As I usually do during this week, I’m taking some time off to relax, ski, and work on some long-term projects for the next year. This week I will be re-publishing the most popular posts of 2016.
Last month I received an email from Jeffery Gordon in which he shared with me an online binary calculator that he created for his students. When I asked him for more information about the calculator and what he was teaching in general, he shared another cool resource with me. That resource is ScratchMath.
ScratchMath, written by Jeffery Gordon, is a free ebook filled with examples of using Scratch in elementary school math classes. The examples are Scratch models through which students can learn concepts dealing with place values, multiplication, and division. Each example includes the steps that need to be completed in Scratch to create models like a multiplication array, a divisibility checker, and factoring game.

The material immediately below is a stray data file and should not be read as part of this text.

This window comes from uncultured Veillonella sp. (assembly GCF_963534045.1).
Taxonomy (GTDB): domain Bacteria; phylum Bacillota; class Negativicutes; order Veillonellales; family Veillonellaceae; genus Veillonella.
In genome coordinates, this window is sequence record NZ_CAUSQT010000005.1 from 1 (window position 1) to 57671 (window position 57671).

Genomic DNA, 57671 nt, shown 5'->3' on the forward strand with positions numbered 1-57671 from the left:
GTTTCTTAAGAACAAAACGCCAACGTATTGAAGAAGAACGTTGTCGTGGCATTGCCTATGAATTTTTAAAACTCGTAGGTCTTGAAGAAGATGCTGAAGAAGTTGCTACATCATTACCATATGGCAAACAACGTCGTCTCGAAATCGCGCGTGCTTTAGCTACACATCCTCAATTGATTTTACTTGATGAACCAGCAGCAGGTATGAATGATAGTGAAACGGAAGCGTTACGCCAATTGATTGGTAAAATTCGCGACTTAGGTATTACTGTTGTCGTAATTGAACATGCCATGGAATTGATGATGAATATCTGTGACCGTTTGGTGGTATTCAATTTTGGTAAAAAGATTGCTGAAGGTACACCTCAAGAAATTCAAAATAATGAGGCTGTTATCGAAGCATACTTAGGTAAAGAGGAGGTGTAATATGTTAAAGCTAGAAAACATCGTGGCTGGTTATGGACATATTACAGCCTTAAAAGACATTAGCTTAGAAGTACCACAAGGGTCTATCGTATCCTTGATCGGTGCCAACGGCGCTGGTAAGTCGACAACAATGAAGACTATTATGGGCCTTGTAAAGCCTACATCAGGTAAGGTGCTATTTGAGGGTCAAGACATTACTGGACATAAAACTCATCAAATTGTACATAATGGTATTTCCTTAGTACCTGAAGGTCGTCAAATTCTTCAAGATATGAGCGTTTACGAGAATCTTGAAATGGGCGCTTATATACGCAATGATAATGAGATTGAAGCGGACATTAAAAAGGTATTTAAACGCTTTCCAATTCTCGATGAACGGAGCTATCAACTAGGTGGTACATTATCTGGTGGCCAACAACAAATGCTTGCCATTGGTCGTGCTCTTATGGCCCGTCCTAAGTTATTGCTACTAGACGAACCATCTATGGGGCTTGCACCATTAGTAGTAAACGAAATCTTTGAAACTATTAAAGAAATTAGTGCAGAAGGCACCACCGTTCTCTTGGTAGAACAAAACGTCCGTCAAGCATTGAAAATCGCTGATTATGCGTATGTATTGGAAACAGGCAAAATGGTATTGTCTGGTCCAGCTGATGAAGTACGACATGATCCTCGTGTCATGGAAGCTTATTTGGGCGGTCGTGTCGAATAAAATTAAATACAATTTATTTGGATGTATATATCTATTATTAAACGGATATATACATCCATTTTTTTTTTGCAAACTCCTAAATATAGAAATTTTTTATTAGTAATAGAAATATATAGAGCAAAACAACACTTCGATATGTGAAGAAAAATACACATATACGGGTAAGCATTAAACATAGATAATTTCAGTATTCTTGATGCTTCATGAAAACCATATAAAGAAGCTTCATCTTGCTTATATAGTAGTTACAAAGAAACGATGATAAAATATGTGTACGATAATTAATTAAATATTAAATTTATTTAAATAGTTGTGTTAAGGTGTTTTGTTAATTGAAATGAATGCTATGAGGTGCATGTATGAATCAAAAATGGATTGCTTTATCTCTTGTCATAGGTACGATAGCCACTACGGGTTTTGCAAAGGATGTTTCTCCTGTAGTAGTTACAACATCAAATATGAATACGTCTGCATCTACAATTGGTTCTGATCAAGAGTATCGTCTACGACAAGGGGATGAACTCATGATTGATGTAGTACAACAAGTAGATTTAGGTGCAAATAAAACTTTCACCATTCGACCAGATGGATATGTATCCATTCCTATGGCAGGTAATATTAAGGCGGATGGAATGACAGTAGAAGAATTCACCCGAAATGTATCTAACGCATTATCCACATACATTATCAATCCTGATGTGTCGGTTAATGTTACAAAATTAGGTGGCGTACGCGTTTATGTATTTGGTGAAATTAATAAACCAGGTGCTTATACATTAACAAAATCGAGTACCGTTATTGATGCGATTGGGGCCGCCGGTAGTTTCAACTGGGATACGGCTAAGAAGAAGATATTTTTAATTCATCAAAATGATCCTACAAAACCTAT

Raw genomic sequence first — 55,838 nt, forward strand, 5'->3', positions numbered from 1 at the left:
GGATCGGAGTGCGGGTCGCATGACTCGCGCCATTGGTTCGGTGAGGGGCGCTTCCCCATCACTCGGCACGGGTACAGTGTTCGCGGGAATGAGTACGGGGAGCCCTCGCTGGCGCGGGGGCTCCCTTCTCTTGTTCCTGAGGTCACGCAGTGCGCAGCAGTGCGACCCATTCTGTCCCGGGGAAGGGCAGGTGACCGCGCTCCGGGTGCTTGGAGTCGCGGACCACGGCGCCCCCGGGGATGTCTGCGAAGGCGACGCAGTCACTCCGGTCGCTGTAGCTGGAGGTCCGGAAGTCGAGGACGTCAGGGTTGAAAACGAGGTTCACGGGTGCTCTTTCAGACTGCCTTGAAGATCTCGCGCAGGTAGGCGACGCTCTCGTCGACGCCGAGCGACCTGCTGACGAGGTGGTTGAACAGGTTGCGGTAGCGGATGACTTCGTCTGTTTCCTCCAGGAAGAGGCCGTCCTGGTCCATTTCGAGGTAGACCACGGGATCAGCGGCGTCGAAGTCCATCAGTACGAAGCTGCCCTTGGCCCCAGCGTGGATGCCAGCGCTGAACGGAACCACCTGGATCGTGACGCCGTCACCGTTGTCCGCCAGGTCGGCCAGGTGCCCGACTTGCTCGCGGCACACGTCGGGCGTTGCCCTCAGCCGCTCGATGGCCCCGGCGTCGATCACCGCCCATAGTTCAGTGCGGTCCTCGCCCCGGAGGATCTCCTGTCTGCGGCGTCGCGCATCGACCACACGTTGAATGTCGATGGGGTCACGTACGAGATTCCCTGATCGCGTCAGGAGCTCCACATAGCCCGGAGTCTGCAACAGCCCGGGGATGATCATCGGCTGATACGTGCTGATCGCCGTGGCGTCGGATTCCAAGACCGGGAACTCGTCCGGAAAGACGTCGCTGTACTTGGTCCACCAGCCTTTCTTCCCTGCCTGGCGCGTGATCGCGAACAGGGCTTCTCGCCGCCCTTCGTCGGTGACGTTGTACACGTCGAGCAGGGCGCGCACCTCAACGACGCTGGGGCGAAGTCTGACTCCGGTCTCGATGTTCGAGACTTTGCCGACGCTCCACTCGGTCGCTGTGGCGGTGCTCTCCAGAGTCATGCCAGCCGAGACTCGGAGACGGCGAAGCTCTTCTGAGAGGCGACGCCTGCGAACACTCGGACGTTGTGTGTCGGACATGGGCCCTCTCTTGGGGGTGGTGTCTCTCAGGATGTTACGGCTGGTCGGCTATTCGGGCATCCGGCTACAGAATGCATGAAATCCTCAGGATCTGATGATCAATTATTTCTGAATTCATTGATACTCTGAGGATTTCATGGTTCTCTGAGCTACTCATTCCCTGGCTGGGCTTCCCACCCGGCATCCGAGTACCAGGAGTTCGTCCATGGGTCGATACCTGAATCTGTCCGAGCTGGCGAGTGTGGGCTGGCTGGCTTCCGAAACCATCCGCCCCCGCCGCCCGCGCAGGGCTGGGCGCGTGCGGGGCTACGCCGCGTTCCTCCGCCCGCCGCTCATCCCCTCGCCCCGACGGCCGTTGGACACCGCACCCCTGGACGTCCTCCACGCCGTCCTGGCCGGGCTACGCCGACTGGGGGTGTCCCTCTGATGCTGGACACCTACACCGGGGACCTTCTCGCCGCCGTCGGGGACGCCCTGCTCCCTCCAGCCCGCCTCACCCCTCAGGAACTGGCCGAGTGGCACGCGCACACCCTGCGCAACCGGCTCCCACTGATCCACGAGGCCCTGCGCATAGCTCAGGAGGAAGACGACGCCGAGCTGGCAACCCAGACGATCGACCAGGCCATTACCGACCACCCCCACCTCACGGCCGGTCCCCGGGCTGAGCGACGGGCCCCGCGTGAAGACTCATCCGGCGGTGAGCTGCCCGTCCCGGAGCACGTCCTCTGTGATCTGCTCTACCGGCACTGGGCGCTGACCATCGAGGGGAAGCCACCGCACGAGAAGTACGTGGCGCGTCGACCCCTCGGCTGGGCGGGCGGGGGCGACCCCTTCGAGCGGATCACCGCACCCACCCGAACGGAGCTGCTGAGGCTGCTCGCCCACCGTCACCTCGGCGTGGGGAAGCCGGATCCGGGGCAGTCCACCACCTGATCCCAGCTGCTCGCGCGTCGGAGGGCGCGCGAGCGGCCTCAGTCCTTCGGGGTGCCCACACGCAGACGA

For folks who are not familiar with Scratch, it is a free programming tool designed for students between the ages of eight and sixteen although it has been successfully used by younger and older students. Scratch uses a visual interface that helps students see how the parts of a program fit together to create a final product. Students create programs by dragging and dropping commands into a sequence. Programs that students create can vary from simple animations to complex multiplayer games. Visit the Scratch Educators page to learn more about how to use it in your classroom.